INPUT: FLORENCE NIGHTINGALE ( \) The story goes back to the middle of the nineteenth century. England was at war with Russia, and an English army was fighting in the Crimea. Disturbing reports, chiefly from the pen of William Russell, The Times reporter, began to come to England of the terrible conditions in the hospitals where our wounded men were being treated. The chief hospital,the one at Scutari in Turkey, was an old barrack/ It was built over a vast drain up wbich the wind blew evil-smelling aire The floors were broken and the building was swarming with rats and mice. But even this horrible place was overcrowded. There were hardly any beds, and men were lying on the floor, in the passages, anywhere. There were no clean shirts for the men, and they lay in theirblood-soaked rags. They were dying in thousands, not of their wounds so mucb as of sickness. The only nurses were old soldiers long past fighting age, who knew notbing of nursing and were quite unable to do the work. ( 2-) That was the terrible positíon when Sidney Herbert, the Minister for War, wrote to Florence Nightingale asking if she would go out to the Crimea witb a band of nurses. His lettercrossed hers in the post offering her services. Within a week she was ready, and with thirtyeight nurses she sailed for Scutari. No woman had already organised work like this, and the home of Florence Nightingale was almost the last place that you would have expected a nurse to come from. In her day, nursing was done only by women of the lowest moral class, dirty, drunken creatures such as Dickens haddrawn in his picture of Mrs. Gamp. In fact, when women were charged in the police-courts they were often given the choice of going to prison or to hospital service. ( ~)The Nightingales moved in the highest social class. Cabinet Ministers were frequent visitors to their house. They were very wealthy; they had two large country houses and a town house in London. They travelled a good deal, andFlorence (she was so called beca use she was born in the city oí Florence in 1820) was highly educated in music, art, literature, Latin and Greek. She spoke Italian, French and German with ease, was attractive, and was expected to marry one of tbe numerous admirers wbo carne to tbe Nightingales' borne. [Y)But ever since she was a child she had nursed the villagers and the sick dogs and cats and horsesround her horne and had had a passion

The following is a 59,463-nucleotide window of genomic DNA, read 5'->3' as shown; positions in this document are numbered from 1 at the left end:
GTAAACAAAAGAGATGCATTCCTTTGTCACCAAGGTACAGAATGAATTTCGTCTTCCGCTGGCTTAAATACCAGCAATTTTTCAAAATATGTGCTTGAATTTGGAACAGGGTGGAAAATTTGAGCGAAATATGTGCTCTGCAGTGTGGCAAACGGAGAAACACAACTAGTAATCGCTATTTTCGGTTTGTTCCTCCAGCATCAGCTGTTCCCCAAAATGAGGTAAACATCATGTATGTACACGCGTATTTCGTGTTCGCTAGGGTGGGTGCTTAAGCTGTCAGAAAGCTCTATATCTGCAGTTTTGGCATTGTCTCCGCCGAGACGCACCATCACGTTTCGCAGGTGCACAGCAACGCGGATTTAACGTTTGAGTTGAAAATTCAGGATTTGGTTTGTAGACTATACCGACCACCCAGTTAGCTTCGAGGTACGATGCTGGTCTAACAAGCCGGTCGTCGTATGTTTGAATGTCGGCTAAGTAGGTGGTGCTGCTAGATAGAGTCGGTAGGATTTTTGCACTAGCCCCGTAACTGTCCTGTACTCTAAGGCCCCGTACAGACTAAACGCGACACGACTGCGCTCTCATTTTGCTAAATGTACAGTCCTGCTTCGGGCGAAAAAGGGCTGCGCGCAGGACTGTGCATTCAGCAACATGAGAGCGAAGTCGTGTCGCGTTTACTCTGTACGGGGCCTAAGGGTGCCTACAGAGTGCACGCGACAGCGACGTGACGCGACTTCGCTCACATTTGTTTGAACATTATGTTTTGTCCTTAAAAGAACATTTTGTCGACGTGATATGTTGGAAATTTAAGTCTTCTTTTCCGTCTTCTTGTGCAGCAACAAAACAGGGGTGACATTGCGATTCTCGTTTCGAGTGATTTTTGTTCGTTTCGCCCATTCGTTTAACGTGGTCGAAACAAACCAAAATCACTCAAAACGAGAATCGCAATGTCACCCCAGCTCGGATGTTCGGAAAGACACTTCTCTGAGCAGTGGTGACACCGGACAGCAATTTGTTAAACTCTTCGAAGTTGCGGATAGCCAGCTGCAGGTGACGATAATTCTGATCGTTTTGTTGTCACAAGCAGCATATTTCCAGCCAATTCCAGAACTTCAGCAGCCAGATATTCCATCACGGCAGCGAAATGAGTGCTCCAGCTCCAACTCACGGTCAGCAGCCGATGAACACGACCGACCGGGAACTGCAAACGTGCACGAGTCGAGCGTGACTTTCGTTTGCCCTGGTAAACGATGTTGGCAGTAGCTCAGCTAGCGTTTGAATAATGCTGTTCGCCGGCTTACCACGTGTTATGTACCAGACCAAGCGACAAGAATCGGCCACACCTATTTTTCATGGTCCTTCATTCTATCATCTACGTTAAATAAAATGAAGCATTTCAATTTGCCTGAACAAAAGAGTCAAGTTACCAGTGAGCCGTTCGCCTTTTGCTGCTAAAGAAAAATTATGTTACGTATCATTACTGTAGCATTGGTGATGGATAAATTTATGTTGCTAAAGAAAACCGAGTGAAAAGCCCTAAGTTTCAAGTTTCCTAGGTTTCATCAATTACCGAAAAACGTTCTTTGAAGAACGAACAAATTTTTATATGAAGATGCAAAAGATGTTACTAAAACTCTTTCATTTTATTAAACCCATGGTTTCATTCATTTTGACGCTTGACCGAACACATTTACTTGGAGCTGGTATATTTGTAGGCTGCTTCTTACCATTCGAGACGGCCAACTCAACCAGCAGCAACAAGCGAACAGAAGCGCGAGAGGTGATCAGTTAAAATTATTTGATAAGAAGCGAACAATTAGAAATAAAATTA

to be a nurse. Her parents were horrified and did all they could to prevent it, but Florence was not to be turned aside. Whenever she was abroad she visited hospitals, she read, secretly, books on nursing, reports of medical societies, histories of hospitals. She spent some weeks as a sister in a hospital in Paris and three months in a nursingschool at Kaiserwerth in Germany, and kept up a constant struggle with her parents. Finally her singleness of aim and her resolution won the day. Her mother -with tears in her eyes- agreed to Florence becoming superintendent of an "Establishment for Gentlewomen during ilIness" in Harley Street, the fashionable street of London's most famous doctors. She had been there ayear when the Crimean War brokeout. It was from there that she wrote to Sidney Herbert, whom she knew personally, offering her services. (s. )When she arrived at Scutari she found conditions even worse than the reports had stated. The War Office had told her "nothing was lacking at Scutari". She found that everything was lacking, furniture, clothes, towels, soap, knives, plates. There were no bandages and no linen to makebandages, few medicines and scarcely any proper food. Luckily (or perhaps it wasn't luck but good organisation) she had brought with her large quantities of food, soups, wines and medical supplies. Everywhere she met with inefficiency and confusion, and everywhere difficulties were put in her way by the officials in charge. As the officials working "according to Army Regulations" could not, or would...